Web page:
Perhaps the most disturbing aspect underlying the availability of these technologies is the racism that helps perpetuate it. In their newsletters and online testimonials, the Washington, D.C-based Genetics and IVF Institute and The Fertility Institutes with centers in L.A., Las Vegas and Mexico, feature largely white American couples who herald the technology for enabling them to complete their families. The fact that Asian families use these technologies to sire boys is completely suppressed. While clinic websites project availability and access as a race-neutral phenomenon, the news reports featuring these centers and calls to their information hotlines paint a different picture--one in which representatives grudgingly acknowledge that Asian couples are a huge consumer base that typically prefers boys.

Most of the calls to centers like The Fertility Institutes are from women. There is enormous pressure on women from their families and husbands to produce that baby boy who will continue the family name and be their future economic savior. "A lot of women who come to us for help tell us that the sex of their baby determines the security of their married life," says Atashi Chakravarty, who heads Narika, a Bay Area-based group that works to end domestic violence in the South Asian community. "Giving birth to a girl can many times accelerate the abuse and violence they experience from their husband or his family."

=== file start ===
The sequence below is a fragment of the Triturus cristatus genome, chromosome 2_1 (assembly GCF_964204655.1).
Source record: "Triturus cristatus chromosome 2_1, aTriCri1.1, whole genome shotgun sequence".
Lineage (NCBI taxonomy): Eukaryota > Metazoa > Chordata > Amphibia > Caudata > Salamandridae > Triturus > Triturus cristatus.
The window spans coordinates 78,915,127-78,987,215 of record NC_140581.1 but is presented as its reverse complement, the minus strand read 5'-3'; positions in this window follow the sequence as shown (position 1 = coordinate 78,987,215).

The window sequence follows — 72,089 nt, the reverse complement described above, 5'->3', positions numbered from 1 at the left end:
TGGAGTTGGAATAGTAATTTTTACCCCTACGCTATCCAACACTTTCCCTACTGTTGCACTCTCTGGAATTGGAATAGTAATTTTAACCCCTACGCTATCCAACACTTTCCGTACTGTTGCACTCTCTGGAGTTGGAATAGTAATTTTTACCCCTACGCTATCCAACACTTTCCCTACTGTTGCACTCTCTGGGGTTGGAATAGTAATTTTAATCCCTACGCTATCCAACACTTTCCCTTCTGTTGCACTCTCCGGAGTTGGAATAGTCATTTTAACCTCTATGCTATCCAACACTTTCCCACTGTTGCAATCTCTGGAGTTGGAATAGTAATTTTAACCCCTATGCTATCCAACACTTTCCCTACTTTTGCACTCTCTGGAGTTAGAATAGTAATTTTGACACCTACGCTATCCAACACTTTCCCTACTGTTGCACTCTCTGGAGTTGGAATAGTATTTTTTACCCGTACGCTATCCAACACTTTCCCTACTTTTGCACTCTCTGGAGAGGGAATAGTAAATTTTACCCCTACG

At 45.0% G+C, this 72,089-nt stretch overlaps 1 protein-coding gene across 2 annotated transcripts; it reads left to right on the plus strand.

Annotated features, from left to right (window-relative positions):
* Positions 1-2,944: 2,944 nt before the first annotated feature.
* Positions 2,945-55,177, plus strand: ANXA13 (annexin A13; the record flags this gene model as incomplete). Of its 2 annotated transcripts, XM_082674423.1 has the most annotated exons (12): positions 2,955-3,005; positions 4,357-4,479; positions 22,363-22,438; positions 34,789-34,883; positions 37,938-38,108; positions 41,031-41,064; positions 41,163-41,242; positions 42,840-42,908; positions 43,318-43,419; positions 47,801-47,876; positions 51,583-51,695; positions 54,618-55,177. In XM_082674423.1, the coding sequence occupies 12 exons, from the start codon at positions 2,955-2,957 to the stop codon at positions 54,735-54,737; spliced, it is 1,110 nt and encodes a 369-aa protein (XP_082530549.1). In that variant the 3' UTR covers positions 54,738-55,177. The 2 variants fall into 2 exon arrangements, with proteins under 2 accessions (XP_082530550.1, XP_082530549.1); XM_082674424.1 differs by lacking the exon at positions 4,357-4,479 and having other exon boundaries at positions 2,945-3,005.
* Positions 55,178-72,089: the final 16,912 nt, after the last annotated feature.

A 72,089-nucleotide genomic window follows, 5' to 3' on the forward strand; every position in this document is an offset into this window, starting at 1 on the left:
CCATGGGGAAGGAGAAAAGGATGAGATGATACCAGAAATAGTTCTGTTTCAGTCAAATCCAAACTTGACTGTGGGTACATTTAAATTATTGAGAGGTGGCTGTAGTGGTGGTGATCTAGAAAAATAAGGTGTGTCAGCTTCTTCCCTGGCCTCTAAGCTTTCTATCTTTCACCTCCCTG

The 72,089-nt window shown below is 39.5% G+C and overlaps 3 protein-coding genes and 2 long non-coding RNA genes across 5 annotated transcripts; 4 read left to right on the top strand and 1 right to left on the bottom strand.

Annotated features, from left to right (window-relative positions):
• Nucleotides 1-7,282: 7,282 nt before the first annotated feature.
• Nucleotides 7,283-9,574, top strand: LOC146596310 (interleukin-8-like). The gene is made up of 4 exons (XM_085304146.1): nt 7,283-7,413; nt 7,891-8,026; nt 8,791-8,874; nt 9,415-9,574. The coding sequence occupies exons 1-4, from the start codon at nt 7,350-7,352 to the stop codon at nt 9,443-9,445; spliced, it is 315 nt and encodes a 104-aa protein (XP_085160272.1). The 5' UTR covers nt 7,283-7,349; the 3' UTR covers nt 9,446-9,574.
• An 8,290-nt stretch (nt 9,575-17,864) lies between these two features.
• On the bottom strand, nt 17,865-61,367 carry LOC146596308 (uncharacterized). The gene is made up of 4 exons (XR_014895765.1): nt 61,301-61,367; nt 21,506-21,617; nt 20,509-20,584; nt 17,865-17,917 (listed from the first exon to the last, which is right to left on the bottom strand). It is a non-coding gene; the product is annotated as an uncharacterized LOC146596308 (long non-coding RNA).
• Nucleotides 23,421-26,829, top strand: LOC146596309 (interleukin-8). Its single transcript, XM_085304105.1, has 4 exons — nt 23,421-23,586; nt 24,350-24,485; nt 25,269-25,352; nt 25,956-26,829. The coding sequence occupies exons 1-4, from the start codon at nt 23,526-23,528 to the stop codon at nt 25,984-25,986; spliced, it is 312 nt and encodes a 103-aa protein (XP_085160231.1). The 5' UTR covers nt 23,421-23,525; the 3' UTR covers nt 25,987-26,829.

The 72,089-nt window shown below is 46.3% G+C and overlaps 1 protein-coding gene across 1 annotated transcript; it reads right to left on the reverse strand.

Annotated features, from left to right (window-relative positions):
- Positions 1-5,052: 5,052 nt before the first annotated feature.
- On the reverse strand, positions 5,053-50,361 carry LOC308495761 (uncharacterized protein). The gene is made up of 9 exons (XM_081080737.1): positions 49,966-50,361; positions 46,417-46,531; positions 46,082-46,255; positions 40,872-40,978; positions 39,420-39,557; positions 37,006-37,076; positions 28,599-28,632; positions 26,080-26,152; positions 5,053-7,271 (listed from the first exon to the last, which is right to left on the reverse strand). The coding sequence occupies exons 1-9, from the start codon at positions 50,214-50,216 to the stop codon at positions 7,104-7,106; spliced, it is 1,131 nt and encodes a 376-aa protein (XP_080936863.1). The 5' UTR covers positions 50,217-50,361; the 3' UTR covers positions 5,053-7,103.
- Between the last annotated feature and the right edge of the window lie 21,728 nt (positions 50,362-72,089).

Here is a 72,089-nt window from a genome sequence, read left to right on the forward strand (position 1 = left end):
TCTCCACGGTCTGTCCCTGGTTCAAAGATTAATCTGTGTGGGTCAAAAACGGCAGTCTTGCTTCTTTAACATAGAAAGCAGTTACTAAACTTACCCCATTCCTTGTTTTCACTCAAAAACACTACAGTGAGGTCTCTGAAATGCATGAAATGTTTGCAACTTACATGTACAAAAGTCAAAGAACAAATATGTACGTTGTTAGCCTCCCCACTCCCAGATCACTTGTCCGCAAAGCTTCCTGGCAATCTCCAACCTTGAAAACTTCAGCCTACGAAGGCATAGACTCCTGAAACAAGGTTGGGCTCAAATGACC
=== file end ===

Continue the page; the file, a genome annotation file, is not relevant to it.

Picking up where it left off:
As profits of these U.S.-based clinics soar, several South Asian governments have become alarmed at the imbalanced gender ratios in India and China, where "son preference" is an established reality. A 2006 UNI-CEF report finds India battling a highly skewed national gender ratio of 927 females for every 1,000 males--a drop from the 1991 figure of 945 females for every 1,000 males. China is experiencing a similarly alarming imbalance that is compounded by its one-child-per-family policy. But this hasn't stopped the Genetics and IVF Institute from operating branches in Shanghai and Guangzhou since 1996.

Numbers aide, the concerns of reproductive rights groups and activists worldwide focus on the ethics of gender selection. These concerns caused Canada, Australia and the United Kingdom to ban the use of reproductive technology for gender selection purposes. But in the United States, the clinics propagate it as free choice.

As new technologies emerge that enable a booming middle class in South Asian countries to access them freely and guiltlessly, activists, community organizers and policymakers are recognizing the need to work across borders and boundaries.

Preeti Shekar is a feminist activist and journalist from India.


AS PART OF A MUCH-NEEDED RESPONSE to gender selection, the South Asian-immigrant and American-born community in the Bay Area is revving up to address this important issue. Beginning with a petition campaign to get an Indian community paper to stop publishing an advertisement for The Fertility Institutes' sex selection technology, the campaign plans to seriously engage the South Asian community to address the way modern technologies are shaping socio-cultural choices that are rooted in sexist prejudice and discrimination. The campaign's larger goal is to raise consciousness in the South Asian community about the issue of gender selection. For more information, contact Preeti Shekar at or Sujatha Jesudason at
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Author:Shekar, Preeti
Publication:Colorlines Magazine
Date:Sep 1, 2007